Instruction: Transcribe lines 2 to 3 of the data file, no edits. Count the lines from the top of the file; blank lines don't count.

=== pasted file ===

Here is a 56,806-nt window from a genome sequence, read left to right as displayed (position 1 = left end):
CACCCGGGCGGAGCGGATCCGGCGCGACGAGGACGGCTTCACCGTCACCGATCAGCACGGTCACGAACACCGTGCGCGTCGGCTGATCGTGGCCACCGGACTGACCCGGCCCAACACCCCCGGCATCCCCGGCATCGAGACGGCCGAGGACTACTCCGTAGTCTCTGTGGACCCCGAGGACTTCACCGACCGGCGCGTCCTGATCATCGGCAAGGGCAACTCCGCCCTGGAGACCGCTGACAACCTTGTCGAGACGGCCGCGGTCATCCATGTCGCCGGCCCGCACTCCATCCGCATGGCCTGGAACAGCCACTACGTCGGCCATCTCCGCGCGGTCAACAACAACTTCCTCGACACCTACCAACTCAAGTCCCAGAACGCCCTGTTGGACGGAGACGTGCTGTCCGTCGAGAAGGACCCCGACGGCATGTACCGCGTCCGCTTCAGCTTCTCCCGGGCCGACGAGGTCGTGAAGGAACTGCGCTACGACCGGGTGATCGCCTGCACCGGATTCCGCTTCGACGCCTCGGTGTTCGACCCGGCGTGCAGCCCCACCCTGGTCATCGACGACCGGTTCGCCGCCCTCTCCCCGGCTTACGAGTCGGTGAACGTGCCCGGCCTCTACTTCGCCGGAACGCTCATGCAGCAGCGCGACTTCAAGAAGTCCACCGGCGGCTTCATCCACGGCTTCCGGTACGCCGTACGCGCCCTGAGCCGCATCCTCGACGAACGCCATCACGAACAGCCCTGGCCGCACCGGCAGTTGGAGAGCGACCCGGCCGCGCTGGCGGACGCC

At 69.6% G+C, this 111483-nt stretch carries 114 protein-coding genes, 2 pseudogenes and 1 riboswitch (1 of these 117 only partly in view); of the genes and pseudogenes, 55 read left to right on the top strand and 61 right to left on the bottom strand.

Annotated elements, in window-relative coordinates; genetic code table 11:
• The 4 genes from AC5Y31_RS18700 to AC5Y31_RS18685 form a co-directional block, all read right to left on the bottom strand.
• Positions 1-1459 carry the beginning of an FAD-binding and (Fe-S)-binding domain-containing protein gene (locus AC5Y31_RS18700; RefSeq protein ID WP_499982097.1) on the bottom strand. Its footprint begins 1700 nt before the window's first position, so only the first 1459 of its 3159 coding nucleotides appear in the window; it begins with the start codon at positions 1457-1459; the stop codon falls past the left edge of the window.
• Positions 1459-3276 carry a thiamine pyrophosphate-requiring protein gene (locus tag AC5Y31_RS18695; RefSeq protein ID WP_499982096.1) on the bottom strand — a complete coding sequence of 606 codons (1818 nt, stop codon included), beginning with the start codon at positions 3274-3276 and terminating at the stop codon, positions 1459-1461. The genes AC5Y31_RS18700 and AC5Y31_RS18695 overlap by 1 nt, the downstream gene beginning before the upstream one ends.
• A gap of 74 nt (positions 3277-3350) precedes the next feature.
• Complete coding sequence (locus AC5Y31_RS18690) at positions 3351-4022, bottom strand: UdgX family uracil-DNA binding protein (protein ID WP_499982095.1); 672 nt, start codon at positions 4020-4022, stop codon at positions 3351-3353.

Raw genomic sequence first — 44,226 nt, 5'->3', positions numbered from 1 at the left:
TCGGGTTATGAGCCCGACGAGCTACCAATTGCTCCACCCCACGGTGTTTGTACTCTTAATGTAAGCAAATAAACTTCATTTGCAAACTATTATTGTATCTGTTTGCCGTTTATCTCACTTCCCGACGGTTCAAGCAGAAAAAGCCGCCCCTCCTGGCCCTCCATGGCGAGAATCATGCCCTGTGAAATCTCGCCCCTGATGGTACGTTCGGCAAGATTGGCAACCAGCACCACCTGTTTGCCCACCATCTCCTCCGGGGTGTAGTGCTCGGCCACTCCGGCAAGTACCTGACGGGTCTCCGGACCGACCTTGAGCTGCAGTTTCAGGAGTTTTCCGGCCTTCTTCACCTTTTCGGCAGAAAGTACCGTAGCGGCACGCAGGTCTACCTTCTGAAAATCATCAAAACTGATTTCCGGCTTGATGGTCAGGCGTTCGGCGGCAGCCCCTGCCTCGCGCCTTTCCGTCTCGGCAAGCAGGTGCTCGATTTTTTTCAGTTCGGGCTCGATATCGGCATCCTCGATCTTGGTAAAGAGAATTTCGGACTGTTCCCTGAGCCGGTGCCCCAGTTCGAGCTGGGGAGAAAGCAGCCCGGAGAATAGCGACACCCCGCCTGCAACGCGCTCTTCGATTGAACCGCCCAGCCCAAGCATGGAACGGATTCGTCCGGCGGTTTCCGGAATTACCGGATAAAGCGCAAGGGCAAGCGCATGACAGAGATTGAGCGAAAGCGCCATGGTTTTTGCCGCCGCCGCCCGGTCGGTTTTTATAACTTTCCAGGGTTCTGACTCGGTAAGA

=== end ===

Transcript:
CACCCGGGCGGAGCGGATCCGGCGCGACGAGGACGGCTTCACCGTCACCGATCAGCACGGTCACGAACACCGTGCGCGTCGGCTGATCGTGGCCACCGGACTGACCCGGCCCAACACCCCCGGCATCCCCGGCATCGAGACGGCCGAGGACTACTCCGTAGTCTCTGTGGACCCCGAGGACTTCACCGACCGGCGCGTCCTGATCATCGGCAAGGGCAACTCCGCCCTGGAGACCGCTGACAACCTTGTCGAGACGGCCGCGGTCATCCATGTCGCCGGCCCGCACTCCATCCGCATGGCCTGGAACAGCCACTACGTCGGCCATCTCCGCGCGGTCAACAACAACTTCCTCGACACCTACCAACTCAAGTCCCAGAACGCCCTGTTGGACGGAGACGTGCTGTCCGTCGAGAAGGACCCCGACGGCATGTACCGCGTCCGCTTCAGCTTCTCCCGGGCCGACGAGGTCGTGAAGGAACTGCGCTACGACCGGGTGATCGCCTGCACCGGATTCCGCTTCGACGCCTCGGTGTTCGACCCGGCGTGCAGCCCCACCCTGGTCATCGACGACCGGTTCGCCGCCCTCTCCCCGGCTTACGAGTCGGTGAACGTGCCCGGCCTCTACTTCGCCGGAACGCTCATGCAGCAGCGCGACTTCAAGAAGTCCACCGGCGGCTTCATCCACGGCTTCCGGTACGCCGTACGCGCCCTGAGCCGCATCCTCGACGAACGCCATCACGAACAGCCCTGGCCGCACCGGCAGTTGGAGAGCGACCCGGCCGCGCTGGCGGACGCC

At 69.6% G+C, this 111483-nt stretch carries 114 protein-coding genes, 2 pseudogenes and 1 riboswitch (1 of these 117 only partly in view); of the genes and pseudogenes, 55 read left to right on the top strand and 61 right to left on the bottom strand.